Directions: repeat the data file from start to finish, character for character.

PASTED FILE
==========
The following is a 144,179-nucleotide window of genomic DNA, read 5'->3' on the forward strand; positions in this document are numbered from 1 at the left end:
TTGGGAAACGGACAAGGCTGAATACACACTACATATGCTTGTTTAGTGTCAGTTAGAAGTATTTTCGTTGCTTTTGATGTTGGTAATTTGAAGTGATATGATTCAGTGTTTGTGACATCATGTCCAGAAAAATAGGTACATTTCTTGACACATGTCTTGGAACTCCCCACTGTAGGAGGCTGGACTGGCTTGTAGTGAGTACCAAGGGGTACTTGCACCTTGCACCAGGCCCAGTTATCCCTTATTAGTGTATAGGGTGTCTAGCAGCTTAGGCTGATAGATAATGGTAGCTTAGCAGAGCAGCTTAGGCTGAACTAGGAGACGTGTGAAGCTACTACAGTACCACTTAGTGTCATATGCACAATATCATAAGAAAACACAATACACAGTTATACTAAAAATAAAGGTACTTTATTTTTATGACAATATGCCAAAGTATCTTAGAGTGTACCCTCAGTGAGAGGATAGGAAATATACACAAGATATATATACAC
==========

The following is a 144,179-nucleotide window of genomic DNA, read 5'->3' on the forward strand; positions in this document are numbered from 1 at the left end:
TTGGGAAACGGACAAGGCTGAATACACACTACATATGCTTGTTTAGTGTCAGTTAGAAGTATTTTCGTTGCTTTTGATGTTGGTAATTTGAAGTGATATGATTCAGTGTTTGTGACATCATGTCCAGAAAAATAGGTACATTTCTTGACACATGTCTTGGAACTCCCCACTGTAGGAGGCTGGACTGGCTTGTAGTGAGTACCAAGGGGTACTTGCACCTTGCACCAGGCCCAGTTATCCCTTATTAGTGTATAGGGTGTCTAGCAGCTTAGGCTGATAGATAATGGTAGCTTAGCAGAGCAGCTTAGGCTGAACTAGGAGACGTGTGAAGCTACTACAGTACCACTTAGTGTCATATGCACAATATCATAAGAAAACACAATACACAGTTATACTAAAAATAAAGGTACTTTATTTTTATGACAATATGCCAAAGTATCTTAGAGTGTACCCTCAGTGAGAGGATAGGAAATATACACAAGATATATATACAC